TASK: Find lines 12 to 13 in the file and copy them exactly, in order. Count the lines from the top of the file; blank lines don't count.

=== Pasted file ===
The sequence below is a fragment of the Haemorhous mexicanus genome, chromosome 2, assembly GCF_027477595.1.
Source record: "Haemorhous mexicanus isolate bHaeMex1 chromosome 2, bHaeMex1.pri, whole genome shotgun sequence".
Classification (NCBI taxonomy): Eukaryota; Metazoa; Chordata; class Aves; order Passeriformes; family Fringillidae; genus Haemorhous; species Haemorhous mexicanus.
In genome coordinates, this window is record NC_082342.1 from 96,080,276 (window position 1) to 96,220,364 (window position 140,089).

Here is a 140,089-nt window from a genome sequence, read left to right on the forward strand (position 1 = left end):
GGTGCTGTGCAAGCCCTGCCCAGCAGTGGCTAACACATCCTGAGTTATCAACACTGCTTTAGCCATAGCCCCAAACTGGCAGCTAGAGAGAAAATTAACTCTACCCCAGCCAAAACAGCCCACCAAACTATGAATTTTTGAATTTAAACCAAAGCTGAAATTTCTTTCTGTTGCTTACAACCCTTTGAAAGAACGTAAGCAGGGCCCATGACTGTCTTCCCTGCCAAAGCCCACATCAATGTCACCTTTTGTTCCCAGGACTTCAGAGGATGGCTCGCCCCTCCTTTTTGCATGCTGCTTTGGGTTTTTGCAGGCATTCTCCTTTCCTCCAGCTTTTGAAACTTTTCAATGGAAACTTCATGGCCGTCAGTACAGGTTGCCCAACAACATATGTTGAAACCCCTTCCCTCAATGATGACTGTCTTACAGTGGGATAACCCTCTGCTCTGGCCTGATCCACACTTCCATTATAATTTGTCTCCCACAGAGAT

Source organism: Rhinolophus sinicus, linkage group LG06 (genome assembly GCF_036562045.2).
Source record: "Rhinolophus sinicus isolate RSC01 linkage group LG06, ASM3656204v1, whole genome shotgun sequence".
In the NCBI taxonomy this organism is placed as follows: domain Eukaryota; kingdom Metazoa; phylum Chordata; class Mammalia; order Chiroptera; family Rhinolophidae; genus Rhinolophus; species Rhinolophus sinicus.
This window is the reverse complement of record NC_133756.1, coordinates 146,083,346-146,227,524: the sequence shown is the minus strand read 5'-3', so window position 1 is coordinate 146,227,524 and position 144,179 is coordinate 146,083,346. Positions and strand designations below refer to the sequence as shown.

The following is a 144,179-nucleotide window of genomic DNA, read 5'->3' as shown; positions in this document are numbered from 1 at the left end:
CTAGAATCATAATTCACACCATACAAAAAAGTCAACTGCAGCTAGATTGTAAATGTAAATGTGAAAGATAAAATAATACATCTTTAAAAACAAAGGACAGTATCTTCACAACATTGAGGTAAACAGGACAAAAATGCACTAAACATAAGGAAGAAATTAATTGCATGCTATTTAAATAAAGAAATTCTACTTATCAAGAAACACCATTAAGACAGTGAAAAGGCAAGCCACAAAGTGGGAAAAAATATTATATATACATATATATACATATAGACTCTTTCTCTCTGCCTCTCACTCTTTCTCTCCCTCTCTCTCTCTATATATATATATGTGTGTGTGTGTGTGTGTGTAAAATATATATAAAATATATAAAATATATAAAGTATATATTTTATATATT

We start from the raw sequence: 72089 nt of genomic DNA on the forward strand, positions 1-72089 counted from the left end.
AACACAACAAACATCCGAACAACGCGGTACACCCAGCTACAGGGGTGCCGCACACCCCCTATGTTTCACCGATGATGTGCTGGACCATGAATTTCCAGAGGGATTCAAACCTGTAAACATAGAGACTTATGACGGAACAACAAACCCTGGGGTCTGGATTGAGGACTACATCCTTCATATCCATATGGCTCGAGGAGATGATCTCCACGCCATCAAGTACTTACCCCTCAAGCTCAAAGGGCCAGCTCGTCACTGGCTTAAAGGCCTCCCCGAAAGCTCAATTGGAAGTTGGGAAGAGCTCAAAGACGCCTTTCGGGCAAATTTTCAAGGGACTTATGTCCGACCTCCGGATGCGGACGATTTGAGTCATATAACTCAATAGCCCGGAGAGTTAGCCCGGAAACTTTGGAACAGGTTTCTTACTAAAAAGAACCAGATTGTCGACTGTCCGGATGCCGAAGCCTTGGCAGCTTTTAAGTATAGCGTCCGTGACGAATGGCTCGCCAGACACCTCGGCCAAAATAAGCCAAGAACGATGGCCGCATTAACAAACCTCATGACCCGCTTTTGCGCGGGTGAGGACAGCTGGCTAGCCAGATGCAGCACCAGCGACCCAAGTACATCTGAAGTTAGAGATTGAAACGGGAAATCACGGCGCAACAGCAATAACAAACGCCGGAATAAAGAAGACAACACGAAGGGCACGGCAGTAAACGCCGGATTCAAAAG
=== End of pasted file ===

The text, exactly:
CTAGAATCATAATTCACACCATACAAAAAAGTCAACTGCAGCTAGATTGTAAATGTAAATGTGAAAGATAAAATAATACATCTTTAAAAACAAAGGACAGTATCTTCACAACATTGAGGTAAACAGGACAAAAATGCACTAAACATAAGGAAGAAATTAATTGCATGCTATTTAAATAAAGAAATTCTACTTATCAAGAAACACCATTAAGACAGTGAAAAGGCAAGCCACAAAGTGGGAAAAAATATTATATATACATATATATACATATAGACTCTTTCTCTCTGCCTCTCACTCTTTCTCTCCCTCTCTCTCTCTATATATATATATGTGTGTGTGTGTGTGTGTGTAAAATATATATAAAATATATAAAATATATAAAGTATATATTTTATATATT

We start from the raw sequence: 72089 nt of genomic DNA on the forward strand, positions 1-72089 counted from the left end.